Read Fairest, Vol 1: La bella risvegliata by Bill Willingham Free Online
Book Title: Fairest, Vol 1: La bella risvegliata|
The author of the book: Bill Willingham
Edition: RW Lion
Date of issue: June 2013
ISBN: No data
ISBN 13: No data
Format files: PDF
The size of the: 6.94 MB
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Reader ratings: 5.1
Read full description of the books:
Well, i was not expecting THAT.
"Fairest" is a series designed to explore the lives of the various female Fables (largely princesses & queens so far) from Willingham's larger series, "Fables". It's the second such spin-off, improving (so far) on the rather tiresome antics of Jack of Fables (whose spin-off series concluded in 2011 with the title character's death and what I now suspect was a parody of all the big "world-changing" "event" comics DC & Marvel have been shoveling down the line for the last three decades).
I honestly wasn't sure what to expect, fearing that it would turn out to be exploitative (like "Jack of Fables") or excessively snarky (again, like "Jack of Fables"), but the first storyline turned out to be pretty dang solid. The bulk of the volume is taken up with the story of Ali-Baba and his imp Jonah, who together free Briar Rose and Lumi the Snow Queen from the former's enchanted sleep -- Rose & Lumi were last seen being carted away by Goblins in the pages of "Fables" and I was curious as to what would happen to them, so it was a pleasant surprise to see them popping up in their very own mini-series. Briar Rose is something of an enigma, as most of the times she's appeared in "Fables" it was as an agent or a weapon, but we get a whole heaping helping of Rose here and apparently she's something of a bitter loud-mouth -- though really, with the life she's had, who can blame her? But the real gem was the reappearance of Lumi, my favorite of Fables various female characters. I love winter and I love snow, and "The Snow Queen" was one of my favorite fairy-tales when I was a boy, so it makes perfect sense that Lumi would stand out to me. And for the first 2/3 of this story, she's the real stand-out: Ali-Baba is a typical rogue, but an extremely competent and realistic one; Briar Rose is, as i've mentioned, bitter and loud-mouthed; and Jonah is self-consciously obnoxious; but Lumi...ahhhhh, Lumi.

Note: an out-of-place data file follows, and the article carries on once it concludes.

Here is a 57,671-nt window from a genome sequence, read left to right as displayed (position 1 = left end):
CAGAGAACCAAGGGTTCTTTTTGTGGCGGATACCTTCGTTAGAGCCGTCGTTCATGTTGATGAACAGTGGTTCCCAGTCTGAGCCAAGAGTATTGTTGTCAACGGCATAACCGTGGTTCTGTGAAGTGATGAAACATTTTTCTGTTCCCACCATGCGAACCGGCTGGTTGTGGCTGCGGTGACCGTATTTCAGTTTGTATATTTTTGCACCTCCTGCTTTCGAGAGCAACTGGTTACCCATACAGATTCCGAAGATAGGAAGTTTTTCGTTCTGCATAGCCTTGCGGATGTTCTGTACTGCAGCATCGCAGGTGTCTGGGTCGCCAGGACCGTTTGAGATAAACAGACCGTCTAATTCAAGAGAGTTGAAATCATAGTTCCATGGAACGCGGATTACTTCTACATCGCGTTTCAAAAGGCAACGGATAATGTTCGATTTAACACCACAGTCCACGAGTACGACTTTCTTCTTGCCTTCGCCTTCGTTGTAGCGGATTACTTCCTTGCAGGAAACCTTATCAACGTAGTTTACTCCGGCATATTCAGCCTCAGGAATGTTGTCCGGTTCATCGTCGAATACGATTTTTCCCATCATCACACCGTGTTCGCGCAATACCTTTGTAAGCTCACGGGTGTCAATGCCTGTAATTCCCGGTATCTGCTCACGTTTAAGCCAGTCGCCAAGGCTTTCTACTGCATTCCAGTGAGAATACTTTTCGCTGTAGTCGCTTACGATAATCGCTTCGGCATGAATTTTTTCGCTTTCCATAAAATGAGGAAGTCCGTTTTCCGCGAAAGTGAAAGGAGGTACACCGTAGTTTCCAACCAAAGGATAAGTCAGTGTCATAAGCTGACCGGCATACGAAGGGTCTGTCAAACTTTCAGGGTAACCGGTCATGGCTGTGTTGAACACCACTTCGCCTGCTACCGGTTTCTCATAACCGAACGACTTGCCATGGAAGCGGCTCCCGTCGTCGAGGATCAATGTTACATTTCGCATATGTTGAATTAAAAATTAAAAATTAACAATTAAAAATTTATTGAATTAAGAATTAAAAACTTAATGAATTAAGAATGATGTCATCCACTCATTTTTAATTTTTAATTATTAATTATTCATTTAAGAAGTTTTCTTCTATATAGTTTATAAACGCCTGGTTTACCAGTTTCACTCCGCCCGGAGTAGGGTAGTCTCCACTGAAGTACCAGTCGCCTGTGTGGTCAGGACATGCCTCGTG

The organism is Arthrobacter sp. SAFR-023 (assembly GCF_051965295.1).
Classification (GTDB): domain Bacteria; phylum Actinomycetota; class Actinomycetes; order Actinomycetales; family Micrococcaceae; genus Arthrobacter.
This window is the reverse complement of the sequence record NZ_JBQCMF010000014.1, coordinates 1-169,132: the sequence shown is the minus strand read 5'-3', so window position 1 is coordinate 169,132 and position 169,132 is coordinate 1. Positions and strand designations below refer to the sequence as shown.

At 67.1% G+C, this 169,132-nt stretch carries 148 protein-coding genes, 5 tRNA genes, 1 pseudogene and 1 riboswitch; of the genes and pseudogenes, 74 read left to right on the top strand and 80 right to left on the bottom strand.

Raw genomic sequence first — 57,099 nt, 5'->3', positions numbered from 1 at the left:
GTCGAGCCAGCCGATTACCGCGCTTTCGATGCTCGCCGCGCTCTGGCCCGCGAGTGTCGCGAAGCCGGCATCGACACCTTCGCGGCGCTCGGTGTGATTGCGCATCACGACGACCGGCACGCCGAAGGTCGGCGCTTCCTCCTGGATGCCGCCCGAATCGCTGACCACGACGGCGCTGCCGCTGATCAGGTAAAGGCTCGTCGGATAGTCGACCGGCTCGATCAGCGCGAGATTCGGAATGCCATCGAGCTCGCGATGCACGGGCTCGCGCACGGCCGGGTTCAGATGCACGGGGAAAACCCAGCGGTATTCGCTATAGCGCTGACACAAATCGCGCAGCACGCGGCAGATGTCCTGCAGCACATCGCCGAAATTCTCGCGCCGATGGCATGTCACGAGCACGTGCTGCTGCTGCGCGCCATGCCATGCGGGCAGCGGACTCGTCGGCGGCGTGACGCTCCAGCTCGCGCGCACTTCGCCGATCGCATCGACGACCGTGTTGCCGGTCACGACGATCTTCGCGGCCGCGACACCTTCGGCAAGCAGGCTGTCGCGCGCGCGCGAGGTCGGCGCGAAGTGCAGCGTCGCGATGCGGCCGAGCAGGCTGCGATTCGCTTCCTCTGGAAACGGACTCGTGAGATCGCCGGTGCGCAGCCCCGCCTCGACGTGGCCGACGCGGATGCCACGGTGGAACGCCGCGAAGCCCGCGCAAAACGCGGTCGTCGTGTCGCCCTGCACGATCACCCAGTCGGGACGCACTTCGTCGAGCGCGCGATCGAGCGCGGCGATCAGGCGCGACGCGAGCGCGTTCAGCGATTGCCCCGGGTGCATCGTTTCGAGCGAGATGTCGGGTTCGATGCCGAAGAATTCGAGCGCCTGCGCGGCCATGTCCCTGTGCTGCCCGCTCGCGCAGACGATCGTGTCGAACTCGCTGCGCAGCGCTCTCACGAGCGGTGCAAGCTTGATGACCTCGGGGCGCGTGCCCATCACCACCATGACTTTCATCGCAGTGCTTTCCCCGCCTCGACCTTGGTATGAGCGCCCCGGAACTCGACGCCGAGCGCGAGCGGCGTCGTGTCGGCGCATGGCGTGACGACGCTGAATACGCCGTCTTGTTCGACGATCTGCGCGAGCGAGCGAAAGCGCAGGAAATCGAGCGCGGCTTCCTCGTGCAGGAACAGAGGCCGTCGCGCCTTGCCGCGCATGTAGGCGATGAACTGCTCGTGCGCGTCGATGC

Lumi is powerful, confident, and witty. And over the course of this story we discover that her apparent devotion to the Empire was not all that it seemed, that she's been entirely absent from her kingdom since signing on to serve the Empire, and that she's more than a little unsure of what to do with herself now that the world has changed. We also learn that her shift from merry snow-maiden to cruel tyrant was not simply the result of Jack's betrayal and abandonment. Great character development and insight! Unfortunately, Willingham then saddles her with Ali-Baba as a love interest, something which makes sense in context (she's always had a thing for bad-boys) but which disappoints me as a fan of her character.
The final portion of the book is taken up with a one-shot palate-cleanser story set in the 1940s. "Lamia" is a noir tale involving Beast tracking down a rogue Fable in Los Angeles and it's dang good. I always enjoy these flashbacks to the lives of the Fables before the start of the series, and this one begins with Beast himself musing on the ways in which mundane literature and storytelling have forced him to take on different archetypal roles since his flight to the mundane world, from knight errant to master detective to P.I. And what a closing note! What a finale! If only the rest of the volume could have been as unerringly great as this little story.
Overall, i'm pretty pleased with this volume. The first story felt a bit thin, but did what it set out to do, and the second story was a extremely strong. I didn't enjoy the art in either story (the first was clumsily realistic and the second was excessively cartoonish) but the writing was crisp and quick and it works as a good set-up for "Fariest", establishing the tone and the themes of the series. I look forward to the next volume.
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Read information about the authorIn the late 1970s to early 1980s he drew fantasy ink pictures for the Dungeons & Dragons Basic and Expert game rulebooks. He first gained attention for his 1980s comic book series Elementals published by Comico, which he both wrote and drew. However, for reasons unknown, the series had trouble maintaining an original schedule, and Willingham's position in the industry remained spotty for many years. He contributed stories to Green Lantern and started his own independent, black-and-white comics series Coventry which lasted only 3 issues. He also produced the pornographic series Ironwood for Eros Comix.
In the late 1990s Willingham reestablished himself as a prolific writer. He produced the 13-issue Pantheon for Lone Star Press and wrote a pair of short novels about the modern adventures of the hero Beowulf, published by the writer's collective, Clockwork Storybook, of which Willingham was a founding member. In the early 2000s he began writing extensively for DC Comics, including the limited series Proposition Player, a pair of limited series about the Greek witch Thessaly from The Sandman, and most notably the popular series Fables
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